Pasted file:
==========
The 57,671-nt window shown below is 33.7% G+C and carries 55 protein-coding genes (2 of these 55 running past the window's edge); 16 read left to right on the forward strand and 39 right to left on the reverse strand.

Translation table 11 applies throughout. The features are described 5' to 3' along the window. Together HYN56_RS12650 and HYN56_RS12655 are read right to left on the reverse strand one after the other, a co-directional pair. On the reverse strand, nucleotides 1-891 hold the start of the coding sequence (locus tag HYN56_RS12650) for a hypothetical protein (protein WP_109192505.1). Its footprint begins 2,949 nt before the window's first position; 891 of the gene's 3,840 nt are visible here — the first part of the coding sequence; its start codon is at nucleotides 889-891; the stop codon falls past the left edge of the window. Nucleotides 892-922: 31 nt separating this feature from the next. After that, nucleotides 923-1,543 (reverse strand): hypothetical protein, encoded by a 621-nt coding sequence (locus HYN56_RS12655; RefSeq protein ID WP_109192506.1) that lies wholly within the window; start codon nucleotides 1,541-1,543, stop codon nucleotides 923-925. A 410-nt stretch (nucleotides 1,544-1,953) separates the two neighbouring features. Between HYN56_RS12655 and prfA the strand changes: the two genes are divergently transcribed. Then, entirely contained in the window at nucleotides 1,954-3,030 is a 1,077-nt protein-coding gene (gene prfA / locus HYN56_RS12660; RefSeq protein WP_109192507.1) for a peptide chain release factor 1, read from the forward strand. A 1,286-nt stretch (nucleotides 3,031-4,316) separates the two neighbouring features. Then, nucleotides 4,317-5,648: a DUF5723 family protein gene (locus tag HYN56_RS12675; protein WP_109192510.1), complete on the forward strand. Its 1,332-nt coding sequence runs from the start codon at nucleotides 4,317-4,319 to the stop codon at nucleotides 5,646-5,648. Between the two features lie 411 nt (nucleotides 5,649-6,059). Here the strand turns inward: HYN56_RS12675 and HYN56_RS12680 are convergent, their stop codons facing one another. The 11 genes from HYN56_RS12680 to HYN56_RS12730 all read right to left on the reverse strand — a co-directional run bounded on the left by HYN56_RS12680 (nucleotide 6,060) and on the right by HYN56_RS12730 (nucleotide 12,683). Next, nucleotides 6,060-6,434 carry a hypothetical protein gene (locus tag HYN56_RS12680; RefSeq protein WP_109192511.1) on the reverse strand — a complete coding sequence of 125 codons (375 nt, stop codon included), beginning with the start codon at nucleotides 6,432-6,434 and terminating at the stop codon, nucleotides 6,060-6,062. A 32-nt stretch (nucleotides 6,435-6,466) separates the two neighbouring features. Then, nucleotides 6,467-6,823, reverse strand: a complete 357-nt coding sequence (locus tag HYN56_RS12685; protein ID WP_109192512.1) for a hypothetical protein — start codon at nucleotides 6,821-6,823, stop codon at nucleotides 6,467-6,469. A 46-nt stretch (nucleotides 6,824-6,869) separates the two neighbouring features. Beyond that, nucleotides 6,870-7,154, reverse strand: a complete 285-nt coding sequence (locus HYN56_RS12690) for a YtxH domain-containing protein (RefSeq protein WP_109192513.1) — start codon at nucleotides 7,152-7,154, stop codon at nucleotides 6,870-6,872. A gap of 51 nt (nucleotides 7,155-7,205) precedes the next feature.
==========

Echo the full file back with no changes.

The 57,671-nt window shown below is 33.7% G+C and carries 55 protein-coding genes (2 of these 55 running past the window's edge); 16 read left to right on the forward strand and 39 right to left on the reverse strand.

Translation table 11 applies throughout. The features are described 5' to 3' along the window. Together HYN56_RS12650 and HYN56_RS12655 are read right to left on the reverse strand one after the other, a co-directional pair. On the reverse strand, nucleotides 1-891 hold the start of the coding sequence (locus tag HYN56_RS12650) for a hypothetical protein (protein WP_109192505.1). Its footprint begins 2,949 nt before the window's first position; 891 of the gene's 3,840 nt are visible here — the first part of the coding sequence; its start codon is at nucleotides 889-891; the stop codon falls past the left edge of the window. Nucleotides 892-922: 31 nt separating this feature from the next. After that, nucleotides 923-1,543 (reverse strand): hypothetical protein, encoded by a 621-nt coding sequence (locus HYN56_RS12655; RefSeq protein ID WP_109192506.1) that lies wholly within the window; start codon nucleotides 1,541-1,543, stop codon nucleotides 923-925. A 410-nt stretch (nucleotides 1,544-1,953) separates the two neighbouring features. Between HYN56_RS12655 and prfA the strand changes: the two genes are divergently transcribed. Then, entirely contained in the window at nucleotides 1,954-3,030 is a 1,077-nt protein-coding gene (gene prfA / locus HYN56_RS12660; RefSeq protein WP_109192507.1) for a peptide chain release factor 1, read from the forward strand. A 1,286-nt stretch (nucleotides 3,031-4,316) separates the two neighbouring features. Then, nucleotides 4,317-5,648: a DUF5723 family protein gene (locus tag HYN56_RS12675; protein WP_109192510.1), complete on the forward strand. Its 1,332-nt coding sequence runs from the start codon at nucleotides 4,317-4,319 to the stop codon at nucleotides 5,646-5,648. Between the two features lie 411 nt (nucleotides 5,649-6,059). Here the strand turns inward: HYN56_RS12675 and HYN56_RS12680 are convergent, their stop codons facing one another. The 11 genes from HYN56_RS12680 to HYN56_RS12730 all read right to left on the reverse strand — a co-directional run bounded on the left by HYN56_RS12680 (nucleotide 6,060) and on the right by HYN56_RS12730 (nucleotide 12,683). Next, nucleotides 6,060-6,434 carry a hypothetical protein gene (locus tag HYN56_RS12680; RefSeq protein WP_109192511.1) on the reverse strand — a complete coding sequence of 125 codons (375 nt, stop codon included), beginning with the start codon at nucleotides 6,432-6,434 and terminating at the stop codon, nucleotides 6,060-6,062. A 32-nt stretch (nucleotides 6,435-6,466) separates the two neighbouring features. Then, nucleotides 6,467-6,823, reverse strand: a complete 357-nt coding sequence (locus tag HYN56_RS12685; protein ID WP_109192512.1) for a hypothetical protein — start codon at nucleotides 6,821-6,823, stop codon at nucleotides 6,467-6,469. A 46-nt stretch (nucleotides 6,824-6,869) separates the two neighbouring features. Beyond that, nucleotides 6,870-7,154, reverse strand: a complete 285-nt coding sequence (locus HYN56_RS12690) for a YtxH domain-containing protein (RefSeq protein WP_109192513.1) — start codon at nucleotides 7,152-7,154, stop codon at nucleotides 6,870-6,872. A gap of 51 nt (nucleotides 7,155-7,205) precedes the next feature.